A few years back, they hired a new ranch manager that has been making sweeping changes, all of them good.

One of the changes that he made is, what he calls, in line with the buffalo. They no longer have winter, or summer pasture. They went to a 3 and 9 cycle (I may not have that number exactly right, it's been a while since I saw the special on TV about it, but it's close). They graze, no more than 3 weeks on any pasture, and then they move the cattle on to another pasture, not coming back, for 9 - 3 week cycles. They said that this, by far, has had the greated impact on their ranching. The grasses revitalize and because of longer periods of no broken soil, the grass is coming back much healthier. They also cut down to around 40,000 head, total, which is not a great number when you think about the number of acres they have. They have not done this to the entire ranch, but instead, selected certain areas of both Wyoming and Montana as the test area. They have had a few years of this to gain some studies on, so it's not like a single year, get results, but instead has been going on for some 10 years or so. It has reduced feedng hay in the winter, by 40% or so. When the grass is 4 ft tall, it sticks out of the snow and the cattle don't loose weight foraging. 3 weeks, move em.

I also realize this has nothing to do with a "small" operation, but you folks have been talking or hinting about grass in Montana, so I thought I would throw this out there. It's nice to see when a plan comes through, and it's specially nice when a ranch, the size of the Padlock, puts that kind of faith in their ranch managers. By the way, since he became ranch manager, he and the Padlock has gain recognition with several prestigious awards in the same amount of time. One of the biggest was old cars and steel. Remember, back in the 40's, 50's, and even the 60's, the best way to stop erosion in the rivers and heavy streams was to dump car bodies. Some were dumped with engine oil, full tank of gass, etc. Some were lined up like rip-rap. One of the awards was in Wyoming, Padlock has worked with the Army Corp of Engineers and they have went in with large excavators and rerouted waterways, then removed all metal, cars, concrete, etc, from the waterway, and then routed it back so that it is more natural and is certainly cleaner. Because of the involvement with the Army Corp of Engineers, the waterways now pass more water with less erosion.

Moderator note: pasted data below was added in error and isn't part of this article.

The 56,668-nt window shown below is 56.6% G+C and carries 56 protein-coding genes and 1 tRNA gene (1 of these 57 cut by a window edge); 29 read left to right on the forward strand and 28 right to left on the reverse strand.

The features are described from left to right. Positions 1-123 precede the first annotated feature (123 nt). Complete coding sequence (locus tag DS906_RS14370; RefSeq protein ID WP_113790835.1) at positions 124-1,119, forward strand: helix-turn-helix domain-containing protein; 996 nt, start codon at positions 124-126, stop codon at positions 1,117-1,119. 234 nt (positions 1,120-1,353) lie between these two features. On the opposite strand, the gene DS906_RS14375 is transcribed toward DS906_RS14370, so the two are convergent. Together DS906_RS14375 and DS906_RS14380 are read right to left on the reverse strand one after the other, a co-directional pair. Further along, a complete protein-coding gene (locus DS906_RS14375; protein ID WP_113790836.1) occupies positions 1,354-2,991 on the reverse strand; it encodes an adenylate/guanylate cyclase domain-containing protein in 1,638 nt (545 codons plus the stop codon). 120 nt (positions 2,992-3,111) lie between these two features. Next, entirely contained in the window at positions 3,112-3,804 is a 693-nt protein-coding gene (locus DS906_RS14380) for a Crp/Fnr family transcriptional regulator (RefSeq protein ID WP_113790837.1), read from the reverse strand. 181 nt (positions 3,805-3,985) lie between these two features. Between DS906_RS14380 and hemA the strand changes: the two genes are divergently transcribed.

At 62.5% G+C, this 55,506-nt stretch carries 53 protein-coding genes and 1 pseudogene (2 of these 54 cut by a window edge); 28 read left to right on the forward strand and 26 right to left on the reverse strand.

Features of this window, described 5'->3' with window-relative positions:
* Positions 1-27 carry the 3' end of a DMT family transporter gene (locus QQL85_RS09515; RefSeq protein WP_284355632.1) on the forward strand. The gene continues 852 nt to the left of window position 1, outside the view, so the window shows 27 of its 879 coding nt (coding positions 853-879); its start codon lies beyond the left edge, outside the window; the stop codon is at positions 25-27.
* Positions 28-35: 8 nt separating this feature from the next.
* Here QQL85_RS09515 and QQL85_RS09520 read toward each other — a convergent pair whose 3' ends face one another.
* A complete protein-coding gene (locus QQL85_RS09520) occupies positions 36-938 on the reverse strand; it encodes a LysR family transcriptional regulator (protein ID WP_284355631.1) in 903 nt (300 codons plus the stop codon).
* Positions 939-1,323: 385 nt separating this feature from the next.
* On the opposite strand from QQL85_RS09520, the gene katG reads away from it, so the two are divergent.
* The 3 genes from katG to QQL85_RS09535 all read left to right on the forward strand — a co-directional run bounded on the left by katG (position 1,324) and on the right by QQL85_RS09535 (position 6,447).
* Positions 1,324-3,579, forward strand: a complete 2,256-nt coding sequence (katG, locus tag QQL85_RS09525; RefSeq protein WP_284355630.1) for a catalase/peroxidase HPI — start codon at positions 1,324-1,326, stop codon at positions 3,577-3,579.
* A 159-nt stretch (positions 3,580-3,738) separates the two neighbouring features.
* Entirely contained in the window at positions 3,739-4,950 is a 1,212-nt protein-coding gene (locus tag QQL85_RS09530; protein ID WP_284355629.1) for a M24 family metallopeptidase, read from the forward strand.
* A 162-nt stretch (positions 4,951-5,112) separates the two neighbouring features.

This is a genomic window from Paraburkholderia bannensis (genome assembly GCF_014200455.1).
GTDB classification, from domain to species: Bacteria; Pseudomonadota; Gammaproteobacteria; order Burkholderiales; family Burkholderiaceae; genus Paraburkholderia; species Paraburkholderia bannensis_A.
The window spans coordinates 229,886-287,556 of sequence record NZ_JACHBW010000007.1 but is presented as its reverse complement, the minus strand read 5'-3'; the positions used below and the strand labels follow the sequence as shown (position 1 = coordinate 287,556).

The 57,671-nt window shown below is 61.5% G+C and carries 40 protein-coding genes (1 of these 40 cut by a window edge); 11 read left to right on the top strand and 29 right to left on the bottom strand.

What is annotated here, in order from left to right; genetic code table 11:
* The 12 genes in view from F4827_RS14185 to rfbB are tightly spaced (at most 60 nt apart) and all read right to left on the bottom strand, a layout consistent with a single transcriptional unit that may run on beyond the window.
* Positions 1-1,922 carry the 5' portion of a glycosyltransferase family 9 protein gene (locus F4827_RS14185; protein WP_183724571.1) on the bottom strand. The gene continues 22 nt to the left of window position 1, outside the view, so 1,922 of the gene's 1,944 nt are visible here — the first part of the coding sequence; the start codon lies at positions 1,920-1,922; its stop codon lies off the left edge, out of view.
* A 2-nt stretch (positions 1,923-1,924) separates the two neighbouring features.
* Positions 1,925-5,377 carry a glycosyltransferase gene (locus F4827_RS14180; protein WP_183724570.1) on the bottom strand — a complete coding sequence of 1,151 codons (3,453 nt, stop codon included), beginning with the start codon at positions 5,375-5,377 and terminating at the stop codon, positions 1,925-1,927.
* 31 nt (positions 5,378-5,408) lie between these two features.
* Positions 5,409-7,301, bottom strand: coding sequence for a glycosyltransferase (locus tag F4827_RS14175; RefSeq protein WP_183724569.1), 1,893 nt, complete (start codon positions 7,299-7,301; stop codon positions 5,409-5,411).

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Old 03-27-2014, 06:59 PM
 
Location: Brendansport, Sagitta IV
7,548 posts, read 12,632,148 times
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Yeah, I think I posted Allan Savory's video over on the Porch a bit ago.

Where I lived in the SoCal desert, so long as it was grazed regularly (usually spring and fall for a couple days to a couple weeks in each camp, depending) the native grasses and flowers did well. Where the sheep no longer came, the weeds soon took over. So I've seen it right out my back door.

Another thing that's been discovered is that a healthy natural streambed is NOT overgrown -- it's grazed down just like everything around it.

People forget that where now there are millions of cows, there used to be millions of bison. You need one or the other (doesn't matter which) to keep healthy what evolved to be grazed.